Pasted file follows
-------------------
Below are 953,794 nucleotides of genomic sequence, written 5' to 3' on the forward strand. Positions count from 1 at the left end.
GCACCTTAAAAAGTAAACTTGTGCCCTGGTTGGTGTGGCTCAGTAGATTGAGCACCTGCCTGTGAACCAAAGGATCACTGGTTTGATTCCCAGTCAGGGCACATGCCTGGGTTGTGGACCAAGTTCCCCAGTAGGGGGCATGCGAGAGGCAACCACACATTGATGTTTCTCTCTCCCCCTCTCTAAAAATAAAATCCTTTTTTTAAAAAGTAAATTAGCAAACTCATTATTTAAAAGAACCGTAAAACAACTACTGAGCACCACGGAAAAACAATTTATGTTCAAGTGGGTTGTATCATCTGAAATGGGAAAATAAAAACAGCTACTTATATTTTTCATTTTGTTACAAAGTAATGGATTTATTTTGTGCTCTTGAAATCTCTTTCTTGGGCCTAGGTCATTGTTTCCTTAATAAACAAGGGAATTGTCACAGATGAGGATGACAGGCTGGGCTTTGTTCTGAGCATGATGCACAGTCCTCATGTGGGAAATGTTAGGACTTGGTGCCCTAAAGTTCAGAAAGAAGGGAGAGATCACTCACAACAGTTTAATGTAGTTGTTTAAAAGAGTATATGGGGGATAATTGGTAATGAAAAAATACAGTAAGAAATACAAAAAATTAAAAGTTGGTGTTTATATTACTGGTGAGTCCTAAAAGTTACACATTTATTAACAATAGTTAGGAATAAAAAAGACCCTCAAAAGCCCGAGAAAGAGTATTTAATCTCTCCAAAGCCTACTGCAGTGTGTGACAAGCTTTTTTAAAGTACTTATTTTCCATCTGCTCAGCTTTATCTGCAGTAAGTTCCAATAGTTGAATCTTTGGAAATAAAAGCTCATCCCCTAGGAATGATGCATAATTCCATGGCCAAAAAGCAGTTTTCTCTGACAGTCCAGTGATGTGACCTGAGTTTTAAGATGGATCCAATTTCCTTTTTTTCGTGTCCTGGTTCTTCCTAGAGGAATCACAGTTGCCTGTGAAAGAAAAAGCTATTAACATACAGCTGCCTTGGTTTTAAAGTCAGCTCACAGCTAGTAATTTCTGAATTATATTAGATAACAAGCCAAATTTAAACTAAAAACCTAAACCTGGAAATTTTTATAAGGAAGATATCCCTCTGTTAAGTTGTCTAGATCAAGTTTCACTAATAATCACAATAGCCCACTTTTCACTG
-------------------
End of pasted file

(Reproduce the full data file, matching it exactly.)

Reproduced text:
Below are 953,794 nucleotides of genomic sequence, written 5' to 3' on the forward strand. Positions count from 1 at the left end.
GCACCTTAAAAAGTAAACTTGTGCCCTGGTTGGTGTGGCTCAGTAGATTGAGCACCTGCCTGTGAACCAAAGGATCACTGGTTTGATTCCCAGTCAGGGCACATGCCTGGGTTGTGGACCAAGTTCCCCAGTAGGGGGCATGCGAGAGGCAACCACACATTGATGTTTCTCTCTCCCCCTCTCTAAAAATAAAATCCTTTTTTTAAAAAGTAAATTAGCAAACTCATTATTTAAAAGAACCGTAAAACAACTACTGAGCACCACGGAAAAACAATTTATGTTCAAGTGGGTTGTATCATCTGAAATGGGAAAATAAAAACAGCTACTTATATTTTTCATTTTGTTACAAAGTAATGGATTTATTTTGTGCTCTTGAAATCTCTTTCTTGGGCCTAGGTCATTGTTTCCTTAATAAACAAGGGAATTGTCACAGATGAGGATGACAGGCTGGGCTTTGTTCTGAGCATGATGCACAGTCCTCATGTGGGAAATGTTAGGACTTGGTGCCCTAAAGTTCAGAAAGAAGGGAGAGATCACTCACAACAGTTTAATGTAGTTGTTTAAAAGAGTATATGGGGGATAATTGGTAATGAAAAAATACAGTAAGAAATACAAAAAATTAAAAGTTGGTGTTTATATTACTGGTGAGTCCTAAAAGTTACACATTTATTAACAATAGTTAGGAATAAAAAAGACCCTCAAAAGCCCGAGAAAGAGTATTTAATCTCTCCAAAGCCTACTGCAGTGTGTGACAAGCTTTTTTAAAGTACTTATTTTCCATCTGCTCAGCTTTATCTGCAGTAAGTTCCAATAGTTGAATCTTTGGAAATAAAAGCTCATCCCCTAGGAATGATGCATAATTCCATGGCCAAAAAGCAGTTTTCTCTGACAGTCCAGTGATGTGACCTGAGTTTTAAGATGGATCCAATTTCCTTTTTTTCGTGTCCTGGTTCTTCCTAGAGGAATCACAGTTGCCTGTGAAAGAAAAAGCTATTAACATACAGCTGCCTTGGTTTTAAAGTCAGCTCACAGCTAGTAATTTCTGAATTATATTAGATAACAAGCCAAATTTAAACTAAAAACCTAAACCTGGAAATTTTTATAAGGAAGATATCCCTCTGTTAAGTTGTCTAGATCAAGTTTCACTAATAATCACAATAGCCCACTTTTCACTG